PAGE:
Out of the box, tonal balance was quite neutral, exhibiting appropriate smoothness at the extreme top and good extension and control at the bottom. There was initially a slight bit of extra texture on the edge of female vocal material, but this disappeared over the duration of the listening sessions. The final overall character translated warmth on recordings where it existed but did not inherently exhibit that trait, opting more for an “engineering neutral” balance. Where the A-S801 proved unusually proficient was in the departments of resolution and dynamics. Sabre based DACs have precisely that hallmark signature and Yamaha has done exemplary work marrying that DAC to their amplification in the A-S801. This unit breathed both nuance and fire within its power limits on music from Reference Recordings, Dorian, Linn and FIM. As the break-in period progressed, this breathtaking behavior evolved from being obvious and overt to becoming intrinsic to the musical event, imbuing it with a powerful, emotional ebb and flow. The Yamaha amplifier maintained its dynamic integrity over a very wide volume range, possessing a low dynamic floor with exceptional gradation. Soundstage width was Cinemascope from the first day, with good lateral focus. Projection and depth were mildly compressed in the beginning, but gained respectable proportions over the course of time, as did front to back focus. Basic noise levels were low.
Did the Apogee speakers present a problem? Ultimately, only in terms of absolute achievable volume levels, where some compression and roughness began to manifest. (The Apogees do like their horsepower.) Outside of that the A-S801 had a responsiveness that rivaled some of the best combination of products that have been in house, and flaunted levels that I would deem creditable. The Yamaha was kind to recordings, not showing disadvantage to lower resolution compressed material, yet also demonstrating the superior virtues of better recorded fare with powerful conviction. The headphone output proved no mere afterthought, but a noteworthy performer. That puts this feisty integrated in the enviable position of being technologically advanced, user friendly and sonically superior. You may question the need for its vast arsenal of digital ability, but Yamaha has wisely recognized the shifting movement from hard source music to streaming and digital download. The growing dominance of these sectors, along with the evolution to higher quality recordings validates the forward looking design philosophy embodied in the A-S801, making it near future proof. It will attract based on versatility, but it will please on performance. If you are in the market for a quality two channel integrated that can do justice to just about every musical format, the Yamaha A-S801 is an attractively priced powerhouse that may just be your ultimate statement piece.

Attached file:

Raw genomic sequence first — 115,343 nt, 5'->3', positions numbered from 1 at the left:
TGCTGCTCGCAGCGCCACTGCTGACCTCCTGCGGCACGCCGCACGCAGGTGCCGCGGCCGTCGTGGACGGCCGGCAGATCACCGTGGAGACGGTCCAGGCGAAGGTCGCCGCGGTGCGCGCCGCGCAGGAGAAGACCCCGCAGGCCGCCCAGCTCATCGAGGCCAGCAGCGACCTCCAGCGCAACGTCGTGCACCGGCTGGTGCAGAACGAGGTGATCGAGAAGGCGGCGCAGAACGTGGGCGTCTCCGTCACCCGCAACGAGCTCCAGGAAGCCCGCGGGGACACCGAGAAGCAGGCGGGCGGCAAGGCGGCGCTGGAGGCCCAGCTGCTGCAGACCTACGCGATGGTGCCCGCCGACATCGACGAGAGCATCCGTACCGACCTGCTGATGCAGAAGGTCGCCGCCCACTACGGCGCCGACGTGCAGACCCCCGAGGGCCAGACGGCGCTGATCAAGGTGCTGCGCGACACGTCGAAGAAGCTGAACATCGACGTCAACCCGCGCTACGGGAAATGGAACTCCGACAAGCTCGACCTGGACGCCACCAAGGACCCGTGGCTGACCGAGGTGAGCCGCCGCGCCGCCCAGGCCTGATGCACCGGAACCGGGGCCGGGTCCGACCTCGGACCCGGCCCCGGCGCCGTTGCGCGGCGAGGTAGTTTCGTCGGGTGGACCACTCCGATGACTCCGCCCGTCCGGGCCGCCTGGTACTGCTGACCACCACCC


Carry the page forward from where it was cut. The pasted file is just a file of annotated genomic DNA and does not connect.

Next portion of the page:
Price: $1099 CAD